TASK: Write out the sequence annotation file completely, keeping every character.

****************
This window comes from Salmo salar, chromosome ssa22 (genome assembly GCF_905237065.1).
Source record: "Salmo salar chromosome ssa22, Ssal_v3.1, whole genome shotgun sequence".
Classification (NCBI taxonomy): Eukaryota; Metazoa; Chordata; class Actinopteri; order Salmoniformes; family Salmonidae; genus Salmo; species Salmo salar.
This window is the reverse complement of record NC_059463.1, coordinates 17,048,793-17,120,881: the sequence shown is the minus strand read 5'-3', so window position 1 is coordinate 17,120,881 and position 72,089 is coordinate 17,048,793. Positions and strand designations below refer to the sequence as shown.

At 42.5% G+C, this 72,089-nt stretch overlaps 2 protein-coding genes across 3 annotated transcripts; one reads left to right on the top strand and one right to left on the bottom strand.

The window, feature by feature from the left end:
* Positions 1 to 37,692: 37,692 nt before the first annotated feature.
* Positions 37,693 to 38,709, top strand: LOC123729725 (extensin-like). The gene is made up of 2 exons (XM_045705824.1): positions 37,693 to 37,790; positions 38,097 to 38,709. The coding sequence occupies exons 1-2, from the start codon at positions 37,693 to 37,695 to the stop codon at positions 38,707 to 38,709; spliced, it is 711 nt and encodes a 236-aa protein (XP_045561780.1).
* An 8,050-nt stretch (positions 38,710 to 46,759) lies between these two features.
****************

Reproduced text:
This window comes from Salmo salar, chromosome ssa22 (genome assembly GCF_905237065.1).
Source record: "Salmo salar chromosome ssa22, Ssal_v3.1, whole genome shotgun sequence".
Classification (NCBI taxonomy): Eukaryota; Metazoa; Chordata; class Actinopteri; order Salmoniformes; family Salmonidae; genus Salmo; species Salmo salar.
This window is the reverse complement of record NC_059463.1, coordinates 17,048,793-17,120,881: the sequence shown is the minus strand read 5'-3', so window position 1 is coordinate 17,120,881 and position 72,089 is coordinate 17,048,793. Positions and strand designations below refer to the sequence as shown.

At 42.5% G+C, this 72,089-nt stretch overlaps 2 protein-coding genes across 3 annotated transcripts; one reads left to right on the top strand and one right to left on the bottom strand.

The window, feature by feature from the left end:
* Positions 1 to 37,692: 37,692 nt before the first annotated feature.
* Positions 37,693 to 38,709, top strand: LOC123729725 (extensin-like). The gene is made up of 2 exons (XM_045705824.1): positions 37,693 to 37,790; positions 38,097 to 38,709. The coding sequence occupies exons 1-2, from the start codon at positions 37,693 to 37,695 to the stop codon at positions 38,707 to 38,709; spliced, it is 711 nt and encodes a 236-aa protein (XP_045561780.1).
* An 8,050-nt stretch (positions 38,710 to 46,759) lies between these two features.